How Government Should Cheat on the CPI
It's bad enough that the government measures inflation as "core inflation" excluding energy and food, as though we aren't buying those things. But now members of both parties want to save money by switching to another measure of inflation that substitutes the favorite things you buy for inferior products you don't want - because if you switch from steak to hamburger, then the new hamburger at the old price of the steak means NO INFLATION. Your life style may plummet, and your health may too, but that's besides the point, according to Bloomberg's mindless analysis. ~ Ilene
Courtesy of Dr. Paul Price (at Real Money)
Those who fill our own gas tanks, pay utility bills, contract for our own healthcare and purchase groceries know intuitively that inflation has been quite high over the past few years. Government agencies tell us we’re wrong and that prices have only risen 2 – 3% annually. They love to speak about ‘core inflation’ which excludes food and energy. Please raise your hands if you don’t partake of those items and thus don’t care about their costs.
This week’s Bloomberg Businessweek (Apr. 30 – May 6, 2012 issue) proposes a bipartisan deficit fix they say would produce $300 Billion in combined savings and tax revenues over the next decade. How would they accomplish this? Switch from the current standard CPI calculation – the Bureau of Labor Statistics market basket of 80,000 goods and services weighted to reflect what they claim are consumer spending patterns - to the BLS’s chained CPI.
What is chained CPI? The BLS says that when prices for specific items go up, consumers often substitute lower-cost goods instead of buying their old favorites. While the standard CPI measures the same basket of goods every month the chained CPI would assume steak lovers would trade down to hamburger or Granny Smith apple fans would settle for lower priced oranges should apple prices surge. Bloomberg suggested that consumers might even react to price increases in one item by going to another category altogether. If ‘bacon and eggs’ gets too expensive, why not simply have some cold cereal?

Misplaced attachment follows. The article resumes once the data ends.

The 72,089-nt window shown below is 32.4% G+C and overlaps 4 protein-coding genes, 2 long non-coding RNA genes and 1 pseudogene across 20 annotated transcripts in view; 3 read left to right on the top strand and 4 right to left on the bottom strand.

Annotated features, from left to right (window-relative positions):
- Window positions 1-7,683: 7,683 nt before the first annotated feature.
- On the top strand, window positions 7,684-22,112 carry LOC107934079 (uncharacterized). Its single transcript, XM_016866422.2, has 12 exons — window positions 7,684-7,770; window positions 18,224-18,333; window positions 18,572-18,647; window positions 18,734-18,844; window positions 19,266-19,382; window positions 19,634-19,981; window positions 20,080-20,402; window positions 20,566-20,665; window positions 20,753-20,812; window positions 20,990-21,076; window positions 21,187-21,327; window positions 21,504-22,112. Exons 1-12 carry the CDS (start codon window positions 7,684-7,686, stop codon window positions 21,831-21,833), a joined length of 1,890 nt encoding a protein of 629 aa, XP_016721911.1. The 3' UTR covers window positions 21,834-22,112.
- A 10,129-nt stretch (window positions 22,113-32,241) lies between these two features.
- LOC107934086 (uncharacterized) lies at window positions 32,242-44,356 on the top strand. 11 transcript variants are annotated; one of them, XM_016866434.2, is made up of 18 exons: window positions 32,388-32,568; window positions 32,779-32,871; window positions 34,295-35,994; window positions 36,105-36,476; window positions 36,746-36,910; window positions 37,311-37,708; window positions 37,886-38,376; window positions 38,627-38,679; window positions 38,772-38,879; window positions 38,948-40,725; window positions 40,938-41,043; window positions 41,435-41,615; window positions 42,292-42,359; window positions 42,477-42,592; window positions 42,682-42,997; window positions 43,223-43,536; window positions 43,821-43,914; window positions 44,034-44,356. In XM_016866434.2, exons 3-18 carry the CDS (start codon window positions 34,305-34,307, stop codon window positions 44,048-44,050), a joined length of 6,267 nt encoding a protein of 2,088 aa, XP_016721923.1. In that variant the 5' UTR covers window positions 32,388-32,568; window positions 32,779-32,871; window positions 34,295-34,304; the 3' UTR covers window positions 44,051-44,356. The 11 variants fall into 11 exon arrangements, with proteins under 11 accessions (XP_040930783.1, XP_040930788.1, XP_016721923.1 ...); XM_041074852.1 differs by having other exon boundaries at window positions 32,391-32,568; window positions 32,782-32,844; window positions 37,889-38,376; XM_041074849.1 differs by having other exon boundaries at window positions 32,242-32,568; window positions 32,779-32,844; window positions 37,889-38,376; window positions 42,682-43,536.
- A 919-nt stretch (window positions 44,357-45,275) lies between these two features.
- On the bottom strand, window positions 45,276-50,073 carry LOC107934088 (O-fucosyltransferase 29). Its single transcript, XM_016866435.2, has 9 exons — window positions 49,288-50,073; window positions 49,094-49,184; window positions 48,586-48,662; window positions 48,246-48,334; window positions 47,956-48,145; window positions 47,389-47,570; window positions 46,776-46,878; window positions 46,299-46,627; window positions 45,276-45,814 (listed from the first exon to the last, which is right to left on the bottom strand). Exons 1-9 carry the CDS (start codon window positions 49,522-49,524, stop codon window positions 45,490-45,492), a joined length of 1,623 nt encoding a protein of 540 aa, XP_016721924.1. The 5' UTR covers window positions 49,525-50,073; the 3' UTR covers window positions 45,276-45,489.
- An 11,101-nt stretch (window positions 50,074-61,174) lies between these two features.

This alternative measure of including price substitutions is literally an apples-to-oranges comparison rather than noting the change in prices of exactly the same goods and services from the month before, as the average person would expect.
The chained CPI would assume that higher absolute prices force people to ratchet down their standard of living rather than pay more to maintain their normal choices. BLS says that this would lower reported CPI by 0.25 to 0.35 percentage points versus the apples-to-apples standard CPI calculation.
The Congressional Budget Office [CBO] estimates that the lower, chained CPI, would save $112 billion in Cost of Living [COLA] adjustments to Social Security recipients alone over 10 years. They see another $33 billion in COLA savings from other indexed Federal spending such as pensions, plus adjustments of tax brackets, exemptions, credits and deductions.
Bloomberg notes that many people’s wages would then be rising faster than the newly adopted CPI index, generating another $90 billion in extra taxes due to bracket creep over the next decade. They claim it would also reduce interest payments on the debt from inflation-linked Treasury bonds [TIPS] by $44 billion more over the next 10 years.
Businessweek’s editorial mindset is to skew the reported numbers to lessen government outlays while raising taxes without any fanfare or public debate.
Bloomberg thinks that retirees, savers and taxpayers should all accept lower standards of living in order to fund $300 billion in extra taxes and/or forgone COLAs. Those who bought TIPs thinking they were getting true inflation protection, via honest reporting of government statistics, can go straight to hell. Do NOT pass GO, do NOT collect $200.
Sadly, Congress and the White House seem incapable of agreeing on substantive measures to tackle the $10.4 trillion mountain of U.S. debt.
But there is one long-overdue piece of important business that can and should get done: The adoption of a more accurate gauge of U.S. inflation that would yield immediate savings and help put the economy on firmer ground. The fix has already been endorsed by lawmakers in both parties, the Obama administration, many economists and a series of bipartisan deficit-reduction panels. Best of all, it would help shore up Social Security. Trustees for the retirement fund on April 23 projected it would run dry in 2033, three years earlier than last year’s forecast. (my emphasis)